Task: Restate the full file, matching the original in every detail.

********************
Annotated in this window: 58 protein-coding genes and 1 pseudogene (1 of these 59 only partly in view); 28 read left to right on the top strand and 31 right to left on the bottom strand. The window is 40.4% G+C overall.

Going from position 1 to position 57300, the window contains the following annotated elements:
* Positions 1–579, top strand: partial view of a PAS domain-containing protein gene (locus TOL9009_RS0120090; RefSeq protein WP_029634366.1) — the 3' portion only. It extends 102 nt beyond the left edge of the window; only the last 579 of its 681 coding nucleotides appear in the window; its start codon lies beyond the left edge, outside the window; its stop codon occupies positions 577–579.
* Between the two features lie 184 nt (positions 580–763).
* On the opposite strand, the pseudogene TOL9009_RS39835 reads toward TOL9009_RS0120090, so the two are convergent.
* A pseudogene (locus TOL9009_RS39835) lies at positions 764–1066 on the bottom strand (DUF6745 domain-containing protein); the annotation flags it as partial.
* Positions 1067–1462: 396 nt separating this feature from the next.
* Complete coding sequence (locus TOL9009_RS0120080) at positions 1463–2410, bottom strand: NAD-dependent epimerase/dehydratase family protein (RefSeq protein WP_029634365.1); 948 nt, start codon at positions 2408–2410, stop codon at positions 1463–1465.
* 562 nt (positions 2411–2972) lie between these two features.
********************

Annotated in this window: 58 protein-coding genes and 1 pseudogene (1 of these 59 only partly in view); 28 read left to right on the top strand and 31 right to left on the bottom strand. The window is 40.4% G+C overall.

Going from position 1 to position 57300, the window contains the following annotated elements:
* Positions 1–579, top strand: partial view of a PAS domain-containing protein gene (locus TOL9009_RS0120090; RefSeq protein WP_029634366.1) — the 3' portion only. It extends 102 nt beyond the left edge of the window; only the last 579 of its 681 coding nucleotides appear in the window; its start codon lies beyond the left edge, outside the window; its stop codon occupies positions 577–579.
* Between the two features lie 184 nt (positions 580–763).
* On the opposite strand, the pseudogene TOL9009_RS39835 reads toward TOL9009_RS0120090, so the two are convergent.
* A pseudogene (locus TOL9009_RS39835) lies at positions 764–1066 on the bottom strand (DUF6745 domain-containing protein); the annotation flags it as partial.
* Positions 1067–1462: 396 nt separating this feature from the next.
* Complete coding sequence (locus TOL9009_RS0120080) at positions 1463–2410, bottom strand: NAD-dependent epimerase/dehydratase family protein (RefSeq protein WP_029634365.1); 948 nt, start codon at positions 2408–2410, stop codon at positions 1463–1465.
* 562 nt (positions 2411–2972) lie between these two features.